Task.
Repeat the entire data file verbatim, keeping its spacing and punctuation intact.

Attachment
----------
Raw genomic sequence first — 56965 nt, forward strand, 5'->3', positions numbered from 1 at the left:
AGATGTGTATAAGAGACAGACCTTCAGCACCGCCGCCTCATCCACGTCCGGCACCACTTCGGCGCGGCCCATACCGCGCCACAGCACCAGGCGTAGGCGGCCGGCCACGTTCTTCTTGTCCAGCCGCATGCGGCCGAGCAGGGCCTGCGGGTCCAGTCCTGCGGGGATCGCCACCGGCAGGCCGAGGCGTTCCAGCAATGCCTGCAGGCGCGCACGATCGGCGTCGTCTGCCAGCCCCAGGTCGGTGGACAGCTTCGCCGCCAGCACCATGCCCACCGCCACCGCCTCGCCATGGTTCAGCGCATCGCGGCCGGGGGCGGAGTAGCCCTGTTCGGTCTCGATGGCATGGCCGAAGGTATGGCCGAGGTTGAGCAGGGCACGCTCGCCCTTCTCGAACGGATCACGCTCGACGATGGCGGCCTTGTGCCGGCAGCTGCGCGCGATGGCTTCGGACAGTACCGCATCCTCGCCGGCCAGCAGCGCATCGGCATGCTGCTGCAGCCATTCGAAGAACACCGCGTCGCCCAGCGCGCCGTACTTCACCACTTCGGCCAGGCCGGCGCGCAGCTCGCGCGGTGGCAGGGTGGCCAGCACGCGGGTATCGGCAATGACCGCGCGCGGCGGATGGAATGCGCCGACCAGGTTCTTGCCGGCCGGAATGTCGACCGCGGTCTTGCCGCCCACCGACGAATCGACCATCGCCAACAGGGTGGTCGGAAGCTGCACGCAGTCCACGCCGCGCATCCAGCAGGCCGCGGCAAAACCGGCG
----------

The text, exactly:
Raw genomic sequence first — 56965 nt, forward strand, 5'->3', positions numbered from 1 at the left:
AGATGTGTATAAGAGACAGACCTTCAGCACCGCCGCCTCATCCACGTCCGGCACCACTTCGGCGCGGCCCATACCGCGCCACAGCACCAGGCGTAGGCGGCCGGCCACGTTCTTCTTGTCCAGCCGCATGCGGCCGAGCAGGGCCTGCGGGTCCAGTCCTGCGGGGATCGCCACCGGCAGGCCGAGGCGTTCCAGCAATGCCTGCAGGCGCGCACGATCGGCGTCGTCTGCCAGCCCCAGGTCGGTGGACAGCTTCGCCGCCAGCACCATGCCCACCGCCACCGCCTCGCCATGGTTCAGCGCATCGCGGCCGGGGGCGGAGTAGCCCTGTTCGGTCTCGATGGCATGGCCGAAGGTATGGCCGAGGTTGAGCAGGGCACGCTCGCCCTTCTCGAACGGATCACGCTCGACGATGGCGGCCTTGTGCCGGCAGCTGCGCGCGATGGCTTCGGACAGTACCGCATCCTCGCCGGCCAGCAGCGCATCGGCATGCTGCTGCAGCCATTCGAAGAACACCGCGTCGCCCAGCGCGCCGTACTTCACCACTTCGGCCAGGCCGGCGCGCAGCTCGCGCGGTGGCAGGGTGGCCAGCACGCGGGTATCGGCAATGACCGCGCGCGGCGGATGGAATGCGCCGACCAGGTTCTTGCCGGCCGGAATGTCGACCGCGGTCTTGCCGCCCACCGACGAATCGACCATCGCCAACAGGGTGGTCGGAAGCTGCACGCAGTCCACGCCGCGCATCCAGCAGGCCGCGGCAAAACCGGCG